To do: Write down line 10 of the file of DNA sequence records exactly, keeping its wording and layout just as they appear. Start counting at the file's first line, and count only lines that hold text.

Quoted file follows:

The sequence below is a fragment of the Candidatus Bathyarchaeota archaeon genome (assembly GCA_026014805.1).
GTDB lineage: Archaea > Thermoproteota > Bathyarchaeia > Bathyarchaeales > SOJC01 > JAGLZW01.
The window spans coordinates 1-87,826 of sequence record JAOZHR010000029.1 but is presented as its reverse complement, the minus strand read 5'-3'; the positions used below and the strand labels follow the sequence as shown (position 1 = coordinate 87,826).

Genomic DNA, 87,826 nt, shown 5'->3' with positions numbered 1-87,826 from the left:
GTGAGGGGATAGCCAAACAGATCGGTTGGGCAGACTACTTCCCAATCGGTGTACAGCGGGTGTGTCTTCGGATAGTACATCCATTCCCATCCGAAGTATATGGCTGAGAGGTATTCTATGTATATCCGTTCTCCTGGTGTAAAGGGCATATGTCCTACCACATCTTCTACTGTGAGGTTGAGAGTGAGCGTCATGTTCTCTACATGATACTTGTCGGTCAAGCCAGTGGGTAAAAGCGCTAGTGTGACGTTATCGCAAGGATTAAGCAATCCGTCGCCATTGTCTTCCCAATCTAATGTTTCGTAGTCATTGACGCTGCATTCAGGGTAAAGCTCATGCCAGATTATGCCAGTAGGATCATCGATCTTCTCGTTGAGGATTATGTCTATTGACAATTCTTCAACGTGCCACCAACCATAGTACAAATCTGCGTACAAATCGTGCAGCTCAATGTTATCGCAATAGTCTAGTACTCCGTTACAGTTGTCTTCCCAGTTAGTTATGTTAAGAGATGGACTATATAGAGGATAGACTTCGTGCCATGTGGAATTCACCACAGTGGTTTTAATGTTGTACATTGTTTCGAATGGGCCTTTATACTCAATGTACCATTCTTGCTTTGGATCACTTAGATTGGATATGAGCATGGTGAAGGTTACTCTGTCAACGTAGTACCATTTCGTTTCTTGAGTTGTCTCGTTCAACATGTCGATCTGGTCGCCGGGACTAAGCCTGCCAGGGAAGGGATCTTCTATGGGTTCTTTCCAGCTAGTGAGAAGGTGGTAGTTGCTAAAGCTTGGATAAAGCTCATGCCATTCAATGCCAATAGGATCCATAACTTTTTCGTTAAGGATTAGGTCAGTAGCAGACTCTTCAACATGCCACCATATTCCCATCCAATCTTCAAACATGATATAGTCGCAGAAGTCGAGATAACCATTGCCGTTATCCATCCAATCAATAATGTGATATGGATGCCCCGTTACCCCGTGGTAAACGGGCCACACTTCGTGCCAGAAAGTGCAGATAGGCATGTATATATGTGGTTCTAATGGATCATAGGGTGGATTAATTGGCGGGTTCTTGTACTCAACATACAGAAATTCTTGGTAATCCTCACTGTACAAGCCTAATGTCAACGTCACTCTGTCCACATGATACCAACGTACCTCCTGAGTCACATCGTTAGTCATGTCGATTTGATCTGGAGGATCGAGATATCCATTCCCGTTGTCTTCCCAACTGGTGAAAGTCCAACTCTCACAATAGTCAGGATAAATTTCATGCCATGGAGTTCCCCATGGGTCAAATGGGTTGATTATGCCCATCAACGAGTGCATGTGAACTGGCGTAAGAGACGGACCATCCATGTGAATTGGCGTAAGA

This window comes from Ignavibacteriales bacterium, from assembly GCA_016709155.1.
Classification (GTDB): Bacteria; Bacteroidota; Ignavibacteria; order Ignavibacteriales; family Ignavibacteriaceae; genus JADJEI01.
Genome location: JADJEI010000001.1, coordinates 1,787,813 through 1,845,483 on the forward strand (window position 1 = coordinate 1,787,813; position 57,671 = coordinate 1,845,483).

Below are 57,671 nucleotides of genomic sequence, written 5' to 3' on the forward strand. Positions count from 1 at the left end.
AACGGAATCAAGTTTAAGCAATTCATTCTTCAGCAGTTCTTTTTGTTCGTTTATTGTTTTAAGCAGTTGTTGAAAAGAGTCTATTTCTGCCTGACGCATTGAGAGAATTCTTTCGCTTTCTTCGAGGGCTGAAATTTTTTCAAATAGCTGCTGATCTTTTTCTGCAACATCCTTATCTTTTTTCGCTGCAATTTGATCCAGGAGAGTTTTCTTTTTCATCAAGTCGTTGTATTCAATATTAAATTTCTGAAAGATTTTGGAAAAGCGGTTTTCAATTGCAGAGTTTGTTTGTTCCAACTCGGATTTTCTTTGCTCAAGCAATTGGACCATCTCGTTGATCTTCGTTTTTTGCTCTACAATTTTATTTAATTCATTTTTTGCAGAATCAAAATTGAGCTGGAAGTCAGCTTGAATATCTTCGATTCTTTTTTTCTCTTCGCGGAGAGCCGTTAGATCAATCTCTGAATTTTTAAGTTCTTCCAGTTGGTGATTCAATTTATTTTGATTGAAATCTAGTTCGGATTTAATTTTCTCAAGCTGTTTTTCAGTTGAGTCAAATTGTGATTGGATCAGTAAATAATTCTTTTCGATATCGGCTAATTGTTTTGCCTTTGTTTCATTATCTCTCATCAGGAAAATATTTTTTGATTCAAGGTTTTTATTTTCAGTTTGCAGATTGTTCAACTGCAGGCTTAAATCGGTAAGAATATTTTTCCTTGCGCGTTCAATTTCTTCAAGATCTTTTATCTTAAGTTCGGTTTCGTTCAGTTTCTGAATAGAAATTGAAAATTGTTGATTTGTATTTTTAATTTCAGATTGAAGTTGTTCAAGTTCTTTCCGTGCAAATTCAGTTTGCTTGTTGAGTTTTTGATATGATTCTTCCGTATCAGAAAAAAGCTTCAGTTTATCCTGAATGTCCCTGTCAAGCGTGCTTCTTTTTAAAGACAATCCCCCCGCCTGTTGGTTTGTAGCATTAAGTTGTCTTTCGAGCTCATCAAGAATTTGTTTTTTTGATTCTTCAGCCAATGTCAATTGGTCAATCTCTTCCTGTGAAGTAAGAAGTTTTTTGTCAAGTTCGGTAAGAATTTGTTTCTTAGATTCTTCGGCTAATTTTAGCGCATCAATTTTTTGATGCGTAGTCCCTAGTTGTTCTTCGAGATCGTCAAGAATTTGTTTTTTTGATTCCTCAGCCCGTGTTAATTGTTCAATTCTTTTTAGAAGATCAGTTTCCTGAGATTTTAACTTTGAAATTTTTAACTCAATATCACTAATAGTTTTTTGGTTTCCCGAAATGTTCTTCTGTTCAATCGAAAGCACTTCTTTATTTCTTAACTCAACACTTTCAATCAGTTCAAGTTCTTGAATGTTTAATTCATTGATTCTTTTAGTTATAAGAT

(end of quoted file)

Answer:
AACGGAATCAAGTTTAAGCAATTCATTCTTCAGCAGTTCTTTTTGTTCGTTTATTGTTTTAAGCAGTTGTTGAAAAGAGTCTATTTCTGCCTGACGCATTGAGAGAATTCTTTCGCTTTCTTCGAGGGCTGAAATTTTTTCAAATAGCTGCTGATCTTTTTCTGCAACATCCTTATCTTTTTTCGCTGCAATTTGATCCAGGAGAGTTTTCTTTTTCATCAAGTCGTTGTATTCAATATTAAATTTCTGAAAGATTTTGGAAAAGCGGTTTTCAATTGCAGAGTTTGTTTGTTCCAACTCGGATTTTCTTTGCTCAAGCAATTGGACCATCTCGTTGATCTTCGTTTTTTGCTCTACAATTTTATTTAATTCATTTTTTGCAGAATCAAAATTGAGCTGGAAGTCAGCTTGAATATCTTCGATTCTTTTTTTCTCTTCGCGGAGAGCCGTTAGATCAATCTCTGAATTTTTAAGTTCTTCCAGTTGGTGATTCAATTTATTTTGATTGAAATCTAGTTCGGATTTAATTTTCTCAAGCTGTTTTTCAGTTGAGTCAAATTGTGATTGGATCAGTAAATAATTCTTTTCGATATCGGCTAATTGTTTTGCCTTTGTTTCATTATCTCTCATCAGGAAAATATTTTTTGATTCAAGGTTTTTATTTTCAGTTTGCAGATTGTTCAACTGCAGGCTTAAATCGGTAAGAATATTTTTCCTTGCGCGTTCAATTTCTTCAAGATCTTTTATCTTAAGTTCGGTTTCGTTCAGTTTCTGAATAGAAATTGAAAATTGTTGATTTGTATTTTTAATTTCAGATTGAAGTTGTTCAAGTTCTTTCCGTGCAAATTCAGTTTGCTTGTTGAGTTTTTGATATGATTCTTCCGTATCAGAAAAAAGCTTCAGTTTATCCTGAATGTCCCTGTCAAGCGTGCTTCTTTTTAAAGACAATCCCCCCGCCTGTTGGTTTGTAGCATTAAGTTGTCTTTCGAGCTCATCAAGAATTTGTTTTTTTGATTCTTCAGCCAATGTCAATTGGTCAATCTCTTCCTGTGAAGTAAGAAGTTTTTTGTCAAGTTCGGTAAGAATTTGTTTCTTAGATTCTTCGGCTAATTTTAGCGCATCAATTTTTTGATGCGTAGTCCCTAGTTGTTCTTCGAGATCGTCAAGAATTTGTTTTTTTGATTCCTCAGCCCGTGTTAATTGTTCAATTCTTTTTAGAAGATCAGTTTCCTGAGATTTTAACTTTGAAATTTTTAACTCAATATCACTAATAGTTTTTTGGTTTCCCGAAATGTTCTTCTGTTCAATCGAAAGCACTTCTTTATTTCTTAACTCAACACTTTCAATCAGTTCAAGTTCTTGAATGTTTAATTCATTGATTCTTTTAGTTATAAGAT